(3) Because space limitations will require Amex personnel to act both as specialists and floor brokers, including Start Printed Page 48494handling certain large orders over which they have investment discretion, the specialists may not be able to comply with Amex rules for specialists adopted in conformance with Section 11(b). They also may not be able to comply with the restrictions of Sections 11(a) or 11(b) with respect to these discretionary orders.[2] Accommodating this trading, as a temporary measure, is in the public interest and for the protection of investors in order to maintain or restore fair and orderly securities markets.

Therefore, It Is Ordered, pursuant to Section 12(k)(2) of the Exchange Act, that:

Amex specialists shall be temporarily exempt from Section 11(a) solely for effecting transactions when acting as floor brokers for Amex orders on the floor of the NYSE for accounts in which they have investment discretion provided that,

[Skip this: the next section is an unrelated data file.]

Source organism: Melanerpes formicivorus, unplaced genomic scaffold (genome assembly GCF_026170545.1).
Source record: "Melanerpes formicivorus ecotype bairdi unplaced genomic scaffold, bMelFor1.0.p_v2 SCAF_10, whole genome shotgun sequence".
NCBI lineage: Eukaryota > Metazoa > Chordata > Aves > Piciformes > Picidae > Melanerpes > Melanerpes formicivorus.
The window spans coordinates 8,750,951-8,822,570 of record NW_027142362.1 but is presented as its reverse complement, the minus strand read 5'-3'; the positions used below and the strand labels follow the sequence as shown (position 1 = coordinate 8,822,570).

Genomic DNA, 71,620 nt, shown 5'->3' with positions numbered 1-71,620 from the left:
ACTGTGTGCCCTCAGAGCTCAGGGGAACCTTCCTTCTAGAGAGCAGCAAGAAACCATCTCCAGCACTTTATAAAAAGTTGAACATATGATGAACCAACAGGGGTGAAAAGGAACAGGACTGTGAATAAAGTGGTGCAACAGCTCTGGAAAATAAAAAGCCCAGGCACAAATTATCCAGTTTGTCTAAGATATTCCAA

1. the specialist's discretion, when acting as a floor broker, is limited to time and price discretion of the type exercised by floor brokers on the Amex floor prior to September 11, 2001 pursuant to Amex rules;

2. such discretionary orders to be executed by the Amex specialist acting as a floor broker exceed 50,000 shares; and

3., Amex floor officials take reasonable steps to ensure that the specialist meets its agency obligations and does not disadvantage the customers for which it acts as a floor broker;

It Is Further Ordered, That,

Amex specialists shall be temporarily exempt from Section 11(b) solely for effecting transactions as described above;

It Is Further Ordered, That,

The Amex shall be temporarily exempt from Section 11(b) to permit its specialists to effect transactions as described above.